Back in September, my husband had a very sudden and potentially life-threatening illness. The last one he had happened in the early 1990’s and it resulted in two brain surgeries. Luckily, both times he came out fine, but that doesn’t mean I didn’t have myself a major freak-out back in September as images from his previous illness came hurtling back into my psyche.
It was the first day of the Emerald City Writer’s Conference in Seattle, or ECWC as we call it here in Puget Sound. It was my first time attending, as I had only joined RWA in the spring. I was very excited and ready to plunge right in, until I saw my husband literally covered top to toe in welts and rashes. That’s when “medical professional me” kicked into high gear. I am quite certain that I scored a land speed record of some sort during the drive to the emergency room that morning. Thank God we weren’t stopped. Long story short, he was well-taken care of and given what he needed to recuperate. Unfortunately, I forgot to ask the ER folks for some valium for myself!
Thankfully, I was able to attend a few sessions, hear all the wonderful speakers during the luncheons and chat with some lovely folks in between checking on my husband during the three-day conference. At the end of the event, I even accepted Cherry Adair’s “Write The Damn Book Challenge”. Then came November, and the big NaNoWriMo challenge - also a first for me. Whew - a writer’s job is never done!
During the ECWC and NaNoWriMo events I heard several similar remarks such as, “It doesn’t matter if you don’t sleep, eat or exercise, just get those words written!”, “So what if you didn’t get anything else done today except for those 5000 words?”, “It’s only about the book!” and every imaginable combination thereof. Now, back in September we had a major health scare, and although I understand the context of those “writerly” statements, hearing them made me feel uneasy. As an aspiring author I am all for putting your best effort forward to get that first novel out there, but jeopardizing your health to reach that goal is too much of a sacrifice for me. Factor into that quotient the fact that I suffer from a chronic autoimmune illness which has recently worsened, and I'll tell you that a lack of sleep, exercise and good nutrition is definitely not an option for me. Although at times I do eat poorly, forgo exercise, and often do not get enough rest, it’s always to my personal detriment. In addition, as a medical professional I have an obligation to all the patients that I serve to be in top form when I hit that laboratory door in the morning.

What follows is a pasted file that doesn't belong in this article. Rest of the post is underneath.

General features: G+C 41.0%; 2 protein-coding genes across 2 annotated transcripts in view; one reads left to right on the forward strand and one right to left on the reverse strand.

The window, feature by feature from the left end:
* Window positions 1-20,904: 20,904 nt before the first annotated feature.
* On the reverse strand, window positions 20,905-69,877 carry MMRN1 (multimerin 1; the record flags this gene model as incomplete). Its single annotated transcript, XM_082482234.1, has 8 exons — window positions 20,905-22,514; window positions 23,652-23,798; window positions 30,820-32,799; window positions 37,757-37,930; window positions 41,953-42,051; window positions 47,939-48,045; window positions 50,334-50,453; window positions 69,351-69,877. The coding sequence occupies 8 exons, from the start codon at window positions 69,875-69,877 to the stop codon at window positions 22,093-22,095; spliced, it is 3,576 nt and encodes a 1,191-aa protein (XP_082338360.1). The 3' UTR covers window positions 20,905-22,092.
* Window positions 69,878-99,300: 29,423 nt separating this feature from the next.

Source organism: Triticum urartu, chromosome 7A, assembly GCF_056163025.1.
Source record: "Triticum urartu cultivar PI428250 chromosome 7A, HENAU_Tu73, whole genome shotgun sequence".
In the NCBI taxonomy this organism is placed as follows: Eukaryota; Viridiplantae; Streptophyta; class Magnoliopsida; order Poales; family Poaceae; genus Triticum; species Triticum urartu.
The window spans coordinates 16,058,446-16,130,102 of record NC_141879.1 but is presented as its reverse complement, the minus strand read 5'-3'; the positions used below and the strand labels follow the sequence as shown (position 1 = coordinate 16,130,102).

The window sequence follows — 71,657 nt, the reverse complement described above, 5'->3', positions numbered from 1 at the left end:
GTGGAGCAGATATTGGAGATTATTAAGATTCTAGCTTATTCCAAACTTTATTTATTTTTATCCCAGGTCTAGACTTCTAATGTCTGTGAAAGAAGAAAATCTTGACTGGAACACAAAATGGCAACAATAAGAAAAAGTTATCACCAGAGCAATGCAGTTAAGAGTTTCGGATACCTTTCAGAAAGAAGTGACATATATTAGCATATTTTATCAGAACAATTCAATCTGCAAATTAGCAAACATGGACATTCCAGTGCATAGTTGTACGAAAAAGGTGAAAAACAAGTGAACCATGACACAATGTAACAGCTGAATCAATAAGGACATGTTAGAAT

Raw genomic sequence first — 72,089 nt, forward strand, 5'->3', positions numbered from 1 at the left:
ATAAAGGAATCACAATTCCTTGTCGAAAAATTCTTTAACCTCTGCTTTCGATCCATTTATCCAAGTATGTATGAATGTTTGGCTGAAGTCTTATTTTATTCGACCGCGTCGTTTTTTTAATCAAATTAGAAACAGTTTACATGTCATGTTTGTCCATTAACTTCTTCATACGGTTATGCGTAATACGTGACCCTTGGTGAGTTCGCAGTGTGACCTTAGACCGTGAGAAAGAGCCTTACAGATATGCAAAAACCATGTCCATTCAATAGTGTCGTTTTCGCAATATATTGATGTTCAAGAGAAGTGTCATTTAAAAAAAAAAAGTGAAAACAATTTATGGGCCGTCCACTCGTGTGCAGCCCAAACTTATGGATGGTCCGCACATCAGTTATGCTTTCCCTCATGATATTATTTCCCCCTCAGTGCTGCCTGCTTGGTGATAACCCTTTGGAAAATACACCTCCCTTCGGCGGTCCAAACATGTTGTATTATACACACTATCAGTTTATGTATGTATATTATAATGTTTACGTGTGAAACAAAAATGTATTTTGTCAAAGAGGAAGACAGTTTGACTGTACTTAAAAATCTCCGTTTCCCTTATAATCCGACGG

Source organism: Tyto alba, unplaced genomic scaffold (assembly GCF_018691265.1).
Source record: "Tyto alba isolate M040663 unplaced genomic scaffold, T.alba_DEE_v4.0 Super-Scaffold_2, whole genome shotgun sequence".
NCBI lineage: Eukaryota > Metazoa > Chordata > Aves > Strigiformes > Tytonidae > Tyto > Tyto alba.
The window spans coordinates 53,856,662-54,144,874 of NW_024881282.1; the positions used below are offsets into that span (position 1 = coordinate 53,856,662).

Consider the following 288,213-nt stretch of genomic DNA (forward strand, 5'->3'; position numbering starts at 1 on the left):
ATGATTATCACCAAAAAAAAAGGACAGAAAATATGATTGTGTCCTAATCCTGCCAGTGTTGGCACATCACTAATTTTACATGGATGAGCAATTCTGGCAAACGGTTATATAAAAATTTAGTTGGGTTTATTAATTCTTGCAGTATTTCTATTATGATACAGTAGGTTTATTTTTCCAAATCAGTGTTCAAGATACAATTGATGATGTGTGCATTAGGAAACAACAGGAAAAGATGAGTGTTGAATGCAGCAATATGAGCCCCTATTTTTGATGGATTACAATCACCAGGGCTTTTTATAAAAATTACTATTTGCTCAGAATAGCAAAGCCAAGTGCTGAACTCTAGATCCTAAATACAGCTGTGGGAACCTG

Queue the holiday season. This time more than any other throughout the year, is the time to keep your life in balance. Things can become pretty intense, and rest, nutrition and exercise - you name it - can fly right out the window early on. This is no time for quitters, we all need to fight harder than ever to keep our balance in all areas of our life during the holidays. Why? Because you’re worth it, and heck I’m worth it too! This season has real meaning, and if we blow through it like a stressed-out typhoon we will miss it. This is a time for savoring the good in life, and no good can possibly come from rushing through it.
My wish for you is to stop at intervals throughout this season and reprioritize. Take stock of your day, your moment. Are things in balance? Do you really need to be doing what you are busy with at the moment or can you do something better-something more valuable? Have you taken care of yourself yet? If you say “later”, then you are probably setting yourself up for failure because “later” often never comes. Putting your needs first - and notice that I said “needs” instead of “wants”- is not a crime, it’s responsible behavior. It’s also very effective preventive medicine. I’m not talking about deprivation here, but balance, always balance.
Please enjoy this wonderful season of celebration, and for goodness’ sake, take good care of yourselves because a healthy happy you is a fabulous gift to those who love and cherish you!